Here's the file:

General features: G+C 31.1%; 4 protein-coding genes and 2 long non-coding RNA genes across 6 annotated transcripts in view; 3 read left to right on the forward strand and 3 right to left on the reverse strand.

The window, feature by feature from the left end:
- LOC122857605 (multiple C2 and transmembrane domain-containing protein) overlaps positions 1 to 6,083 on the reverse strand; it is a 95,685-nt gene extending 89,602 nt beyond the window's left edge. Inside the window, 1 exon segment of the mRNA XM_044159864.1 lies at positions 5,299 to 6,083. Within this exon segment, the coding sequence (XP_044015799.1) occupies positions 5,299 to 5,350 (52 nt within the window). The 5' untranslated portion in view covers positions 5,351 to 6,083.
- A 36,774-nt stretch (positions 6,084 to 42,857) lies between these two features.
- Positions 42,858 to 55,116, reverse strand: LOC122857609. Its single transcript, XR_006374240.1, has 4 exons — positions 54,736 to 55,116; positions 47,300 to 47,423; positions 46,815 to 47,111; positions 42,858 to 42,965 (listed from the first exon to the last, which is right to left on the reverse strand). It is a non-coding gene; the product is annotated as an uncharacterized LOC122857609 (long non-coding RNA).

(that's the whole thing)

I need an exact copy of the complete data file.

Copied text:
General features: G+C 31.1%; 4 protein-coding genes and 2 long non-coding RNA genes across 6 annotated transcripts in view; 3 read left to right on the forward strand and 3 right to left on the reverse strand.

The window, feature by feature from the left end:
- LOC122857605 (multiple C2 and transmembrane domain-containing protein) overlaps positions 1 to 6,083 on the reverse strand; it is a 95,685-nt gene extending 89,602 nt beyond the window's left edge. Inside the window, 1 exon segment of the mRNA XM_044159864.1 lies at positions 5,299 to 6,083. Within this exon segment, the coding sequence (XP_044015799.1) occupies positions 5,299 to 5,350 (52 nt within the window). The 5' untranslated portion in view covers positions 5,351 to 6,083.
- A 36,774-nt stretch (positions 6,084 to 42,857) lies between these two features.
- Positions 42,858 to 55,116, reverse strand: LOC122857609. Its single transcript, XR_006374240.1, has 4 exons — positions 54,736 to 55,116; positions 47,300 to 47,423; positions 46,815 to 47,111; positions 42,858 to 42,965 (listed from the first exon to the last, which is right to left on the reverse strand). It is a non-coding gene; the product is annotated as an uncharacterized LOC122857609 (long non-coding RNA).